A captivating London gallery of stationery and art supplies

Choosing Keeping lends contemporary cachet to traditional Osaka-made fountain pens and leather-bound notebooks

Julia Jeuvell of Choosing Keeping
Julia Jeuvell of Choosing Keeping | Image: Leo Goddard

“I want visitors to be amazed, full of wonder, when they walk in,” says Julia Jeuvell of Choosing Keeping, her eminently elegant London emporium. It’s quite a goal for a shopkeeper whose stock in trade is stationery, but her collection of writing equipment and art supplies is more than the sum of its parts, with desk accessories elevated to objets d’art in a captivating gallery-like presentation. 

Jeuvell has a keen eye for disposition: pencils (from £1.50) are displayed in patterned mochaware pots (from £65) atop an opulent burr-oak table with gilt legs, commissioned from north London craftsman Steve Harrison, while other stock, from tape dispensers to staplers, lines impressive glass cabinets. It’s unsurprising that Jeuvell worked in a contemporary art gallery prior to setting up shop in 2012 – first in east London, then, after outgrowing the original site last year, in Covent Garden, where an airy interior promotes unrushed browsing. 

Mineral-rock pigment paints, £85 at Choosing Keeping
Mineral-rock pigment paints, £85 at Choosing Keeping | Image: Leo Goddard

The front of the shop is dominated by rare and beautiful silk-screen-printed papers (from £16 per sheet) sourced in Kyoto, while marbled British papers (£20) are hung further back. The exquisite fountain pens (£145) by Japanese master Onishi Seisakusho –in Jeuvell’s words, “the last man standing in what was once a booming industry in Osaka” – are hand-turned in marbled, flecked or tortoiseshell celluloid. Less rare but equally appealing are writing instruments by German company Kaweco, ranging from a 1934-designed, heavily weighted brass AL Sport mechanical pencil (£58) to a retro‑look Student rollerball (£62) in ivory‑ and coral‑coloured acrylic. Nearby, a cabinet contains stunning Caran d’Ache sharpening machines (from £145); even the staplers are stylish, with the hand-held version (from £26.50) by 95-year-old Italian brand Zenith available in a range of colourways.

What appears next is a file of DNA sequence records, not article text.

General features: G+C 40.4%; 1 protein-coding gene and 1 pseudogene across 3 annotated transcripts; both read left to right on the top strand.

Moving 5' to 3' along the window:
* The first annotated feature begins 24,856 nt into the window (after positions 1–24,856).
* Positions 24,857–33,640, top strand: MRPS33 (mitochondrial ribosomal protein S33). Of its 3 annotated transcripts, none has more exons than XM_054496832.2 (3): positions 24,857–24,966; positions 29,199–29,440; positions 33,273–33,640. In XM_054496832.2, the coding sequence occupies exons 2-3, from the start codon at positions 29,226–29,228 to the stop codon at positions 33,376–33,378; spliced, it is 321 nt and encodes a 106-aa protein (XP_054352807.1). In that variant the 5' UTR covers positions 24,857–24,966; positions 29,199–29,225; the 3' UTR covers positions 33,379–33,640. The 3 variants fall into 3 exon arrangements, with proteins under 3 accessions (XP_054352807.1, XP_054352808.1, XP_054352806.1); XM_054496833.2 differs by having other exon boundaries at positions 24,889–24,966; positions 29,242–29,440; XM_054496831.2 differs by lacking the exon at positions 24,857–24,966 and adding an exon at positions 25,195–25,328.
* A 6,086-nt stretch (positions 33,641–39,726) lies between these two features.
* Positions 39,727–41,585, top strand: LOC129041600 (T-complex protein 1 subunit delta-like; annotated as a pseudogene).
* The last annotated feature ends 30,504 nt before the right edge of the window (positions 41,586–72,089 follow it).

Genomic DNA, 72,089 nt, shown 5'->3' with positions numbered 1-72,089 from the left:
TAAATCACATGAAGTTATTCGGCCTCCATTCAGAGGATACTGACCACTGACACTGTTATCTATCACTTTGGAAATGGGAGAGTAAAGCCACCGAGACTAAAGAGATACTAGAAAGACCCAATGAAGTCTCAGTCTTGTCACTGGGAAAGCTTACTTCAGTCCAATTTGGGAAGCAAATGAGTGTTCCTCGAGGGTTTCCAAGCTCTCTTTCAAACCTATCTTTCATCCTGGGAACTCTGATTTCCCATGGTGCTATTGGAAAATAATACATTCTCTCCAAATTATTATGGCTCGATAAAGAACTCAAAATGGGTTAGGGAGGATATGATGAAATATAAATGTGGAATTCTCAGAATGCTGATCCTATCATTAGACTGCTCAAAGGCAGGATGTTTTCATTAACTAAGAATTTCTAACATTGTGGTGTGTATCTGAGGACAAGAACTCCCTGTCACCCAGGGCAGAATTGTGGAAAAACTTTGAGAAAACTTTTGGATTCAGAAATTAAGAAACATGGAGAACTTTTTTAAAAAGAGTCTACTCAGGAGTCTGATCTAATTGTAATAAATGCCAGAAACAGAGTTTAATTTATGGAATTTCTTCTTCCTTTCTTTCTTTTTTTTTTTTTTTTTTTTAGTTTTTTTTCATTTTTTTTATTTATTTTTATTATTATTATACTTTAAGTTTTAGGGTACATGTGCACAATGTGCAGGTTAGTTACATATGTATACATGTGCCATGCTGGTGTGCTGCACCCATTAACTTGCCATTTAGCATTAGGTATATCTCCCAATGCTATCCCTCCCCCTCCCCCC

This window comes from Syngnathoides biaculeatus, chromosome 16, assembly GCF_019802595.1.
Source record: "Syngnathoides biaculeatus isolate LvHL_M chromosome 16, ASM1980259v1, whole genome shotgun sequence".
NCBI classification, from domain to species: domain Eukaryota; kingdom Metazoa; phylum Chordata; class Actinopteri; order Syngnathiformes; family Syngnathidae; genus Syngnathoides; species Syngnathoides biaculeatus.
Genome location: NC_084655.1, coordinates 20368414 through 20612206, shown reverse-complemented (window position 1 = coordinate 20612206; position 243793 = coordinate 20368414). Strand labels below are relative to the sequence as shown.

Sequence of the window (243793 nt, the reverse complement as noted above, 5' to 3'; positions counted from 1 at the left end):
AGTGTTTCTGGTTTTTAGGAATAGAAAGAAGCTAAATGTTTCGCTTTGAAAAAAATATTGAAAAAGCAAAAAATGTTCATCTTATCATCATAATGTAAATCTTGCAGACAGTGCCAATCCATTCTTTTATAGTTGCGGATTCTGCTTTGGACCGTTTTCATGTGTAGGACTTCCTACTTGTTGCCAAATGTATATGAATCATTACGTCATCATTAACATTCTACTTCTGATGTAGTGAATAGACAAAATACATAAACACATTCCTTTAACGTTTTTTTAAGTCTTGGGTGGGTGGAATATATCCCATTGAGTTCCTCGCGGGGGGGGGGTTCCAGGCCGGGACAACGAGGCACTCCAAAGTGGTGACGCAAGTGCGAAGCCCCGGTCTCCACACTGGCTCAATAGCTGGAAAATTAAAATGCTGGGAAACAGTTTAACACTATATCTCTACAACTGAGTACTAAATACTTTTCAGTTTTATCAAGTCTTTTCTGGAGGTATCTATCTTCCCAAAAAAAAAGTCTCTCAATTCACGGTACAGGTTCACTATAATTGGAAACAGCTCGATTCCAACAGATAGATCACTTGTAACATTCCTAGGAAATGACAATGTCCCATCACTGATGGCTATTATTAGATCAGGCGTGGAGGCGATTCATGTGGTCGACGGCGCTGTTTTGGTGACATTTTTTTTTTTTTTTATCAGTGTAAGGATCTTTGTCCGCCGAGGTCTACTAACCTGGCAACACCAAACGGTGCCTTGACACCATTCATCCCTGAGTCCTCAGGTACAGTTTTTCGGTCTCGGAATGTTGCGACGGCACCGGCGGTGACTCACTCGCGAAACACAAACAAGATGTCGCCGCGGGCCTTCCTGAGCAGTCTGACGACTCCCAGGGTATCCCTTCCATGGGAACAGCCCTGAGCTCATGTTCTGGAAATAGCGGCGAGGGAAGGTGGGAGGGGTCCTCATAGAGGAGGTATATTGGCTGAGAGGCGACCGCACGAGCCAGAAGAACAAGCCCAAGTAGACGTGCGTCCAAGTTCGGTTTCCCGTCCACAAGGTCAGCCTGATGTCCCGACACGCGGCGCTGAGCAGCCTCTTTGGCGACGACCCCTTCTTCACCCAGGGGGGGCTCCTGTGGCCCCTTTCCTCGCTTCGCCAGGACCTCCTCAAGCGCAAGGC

More purely aesthetic offerings include colourful hourglasses (£65) – “to focus your mind on a creative occupation for one hour” – that sit above charming St Clement desk companion ceramic birds (£45). And art supplies abound, ranging from Terrages pastels (£75 for 12) to a remarkable collection of mineral-rock pigment paints (£85) sourced from the same Kyoto shop that was frequented by David Bowie.


Jeuvell won’t divulge the names of her well-known clients from the worlds of acting, fashion, music and art, preferring to note some of the items that are stars in their own right: a range of stationery that featured in the 2014 film Paddington, for example, or the Choosing Keeping notebook used by John Paul Getty (as played by Donald Sutherland) in the US TV drama Trust. These handmade books (from £5) in a range of sizes, with plain or lined paper and accompanying leather covers (from £30), are a much-loved addition to the well-thought-out mix. “I wouldn’t say it’s curated; curation is for museums,” says Jeuvell. “Instead I like to think of Choosing Keeping as an archive.”


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